Now that comprehensive health-care reform has been signed into law, how will it affect you? While some portions of the law become effective in 2010, other provisions are phased in over time. Nevertheless, it is almost certain that at least some of these reforms will have an effect on you and your family.

If you already have health insurance

First, by 2014, mostU.S.citizens and legal residents will be required to have qualifying health insurance or face a possible fine. But even if you already have insurance, some reform provisions may affect you. For instance, beginning this year, you generally can keep your adult child on your coverage up to age 26. And, your insurer will no longer be able to rescind your coverage if you get sick, impose lifetime coverage limits, rescind your coverage except for fraud, or impose coverage exclusions for your child due to pre-existing health conditions. In 2014, you can no longer be charged higher rates based on your health status or gender, and insurers cannot extend waiting periods beyond 90 days.

Starting next year, reimbursements from health flexible spending accounts (health FSAs) and health reimbursement accounts (HRAs) for over-the-counter drugs will be restricted, and tax-free reimbursements from health savings accounts (HSAs) and Archer MSAs for over-the-counter drugs will not be allowed, while the tax on HSAs and Archer MSAs increases for distributions not used for qualified medical expenses. In addition, beginning in 2013, contributions to health FSAs will be limited to $2,500 per year. Finally, the income threshold for itemizing medical expense deductions will increase from 7.5% to 10% in 2013.

If you have Medicare

Medicare beneficiaries will also see some changes to their coverage. You’ll be covered for most preventive and wellness care expenses without co-payments beginning in 2011. Medicare Part D participants who find themselves paying all of the cost of their prescriptions after reaching a minimum threshold, a situation referred to as the “donut hole,” will gradually see their out-of-pocket expenses decrease, beginning in 2010 with the payment of a $250 rebate, until 2020, when the donut hole is completely filled. If you’re a Medicare Advantage beneficiary, however, beginning in 2011, you may see some of the extra benefits offered by these plans dropped as government payments to these plans are restructured and, in some cases, reduced. And, in 2013, if you’re an individual with annual earnings equal to or greater than $200,000, or a married couple with joint annual earnings of $250,000 or more, your Medicare payroll tax will increase by 0.9%, from 1.45% to 2.35%. Also, for high income taxpayers, a Medicare tax of 3.8% will be applied to some types of investment income, such as rent, capital gains, and annuity payments, but not distributions from qualified retirement plans, such as IRAs and 401(k) accounts.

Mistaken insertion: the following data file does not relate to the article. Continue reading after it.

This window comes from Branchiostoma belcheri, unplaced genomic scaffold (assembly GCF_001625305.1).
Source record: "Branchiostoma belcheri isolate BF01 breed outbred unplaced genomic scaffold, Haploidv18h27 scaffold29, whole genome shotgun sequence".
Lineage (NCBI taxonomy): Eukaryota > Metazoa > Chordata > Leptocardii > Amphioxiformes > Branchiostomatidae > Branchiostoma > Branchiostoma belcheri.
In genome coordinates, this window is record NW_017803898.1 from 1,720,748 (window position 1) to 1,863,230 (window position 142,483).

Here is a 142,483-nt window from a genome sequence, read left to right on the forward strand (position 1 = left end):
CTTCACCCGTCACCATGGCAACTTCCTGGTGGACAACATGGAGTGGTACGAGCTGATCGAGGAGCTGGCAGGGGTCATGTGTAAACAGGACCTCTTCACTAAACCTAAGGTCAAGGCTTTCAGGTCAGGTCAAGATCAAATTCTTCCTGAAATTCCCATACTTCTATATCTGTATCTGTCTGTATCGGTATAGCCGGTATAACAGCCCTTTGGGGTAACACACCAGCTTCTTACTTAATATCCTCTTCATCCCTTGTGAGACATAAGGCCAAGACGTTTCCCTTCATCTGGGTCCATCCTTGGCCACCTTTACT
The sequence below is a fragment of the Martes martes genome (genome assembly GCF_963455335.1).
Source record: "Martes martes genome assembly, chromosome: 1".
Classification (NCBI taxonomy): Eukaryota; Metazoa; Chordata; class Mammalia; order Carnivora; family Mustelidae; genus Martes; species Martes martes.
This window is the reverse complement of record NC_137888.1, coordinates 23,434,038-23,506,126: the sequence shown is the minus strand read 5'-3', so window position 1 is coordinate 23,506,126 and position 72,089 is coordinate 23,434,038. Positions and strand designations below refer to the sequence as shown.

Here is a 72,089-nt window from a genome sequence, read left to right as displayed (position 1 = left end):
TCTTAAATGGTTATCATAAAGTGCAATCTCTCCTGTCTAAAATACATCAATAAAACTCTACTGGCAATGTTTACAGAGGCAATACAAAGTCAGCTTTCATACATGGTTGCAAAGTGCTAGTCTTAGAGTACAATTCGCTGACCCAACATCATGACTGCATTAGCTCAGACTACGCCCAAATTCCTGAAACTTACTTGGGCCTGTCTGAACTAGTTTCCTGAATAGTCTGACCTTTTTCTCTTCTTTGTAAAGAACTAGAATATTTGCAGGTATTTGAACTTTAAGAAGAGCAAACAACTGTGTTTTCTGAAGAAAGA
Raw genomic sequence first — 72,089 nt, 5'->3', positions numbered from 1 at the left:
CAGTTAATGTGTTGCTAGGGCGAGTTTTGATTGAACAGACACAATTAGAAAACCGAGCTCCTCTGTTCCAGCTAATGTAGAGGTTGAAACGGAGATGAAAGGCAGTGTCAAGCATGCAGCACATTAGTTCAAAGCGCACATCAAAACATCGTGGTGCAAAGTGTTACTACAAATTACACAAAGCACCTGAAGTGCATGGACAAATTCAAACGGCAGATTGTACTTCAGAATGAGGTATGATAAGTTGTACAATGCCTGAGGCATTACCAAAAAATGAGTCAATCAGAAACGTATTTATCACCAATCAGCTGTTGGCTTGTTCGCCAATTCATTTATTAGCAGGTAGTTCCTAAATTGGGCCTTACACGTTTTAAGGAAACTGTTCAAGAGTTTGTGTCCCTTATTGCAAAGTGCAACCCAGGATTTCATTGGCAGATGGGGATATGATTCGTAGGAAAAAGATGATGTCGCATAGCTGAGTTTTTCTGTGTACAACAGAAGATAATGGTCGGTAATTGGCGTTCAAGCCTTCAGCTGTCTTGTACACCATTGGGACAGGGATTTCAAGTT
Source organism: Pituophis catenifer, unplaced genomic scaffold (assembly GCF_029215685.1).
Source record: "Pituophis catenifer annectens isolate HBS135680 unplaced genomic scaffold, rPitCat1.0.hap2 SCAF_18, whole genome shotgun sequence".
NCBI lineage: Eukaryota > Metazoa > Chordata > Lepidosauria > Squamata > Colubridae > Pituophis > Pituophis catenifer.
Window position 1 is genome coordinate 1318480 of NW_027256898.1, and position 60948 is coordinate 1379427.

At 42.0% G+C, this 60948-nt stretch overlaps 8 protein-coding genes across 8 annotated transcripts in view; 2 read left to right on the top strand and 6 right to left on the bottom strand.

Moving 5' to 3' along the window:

If you don’t have insurance

If you don’t have insurance, or if it’s too expensive, the new reforms may make it easier for you to get and keep health insurance. By 2014, insurers will have to accept you regardless of your health history, and premiums can only vary based on tobacco use and age. Prior to that time, if you haven’t been able to get insurance for at least six months due to a pre-existing condition, you will be able to purchase insurance through temporary high-risk pools.

In 2014, Medicaid availability is expanded to those under age 65 with incomes up to 133% of the Federal Poverty Level (FPL). You will also have state-based American Health Benefit Exchanges, available by 2014, through which you can buy health insurance from various plans. In addition, premium and cost-sharing subsidies will be available for individuals and families with incomes at or below 400% of the FPL, which can aid in reducing the cost of insurance purchased through exchanges.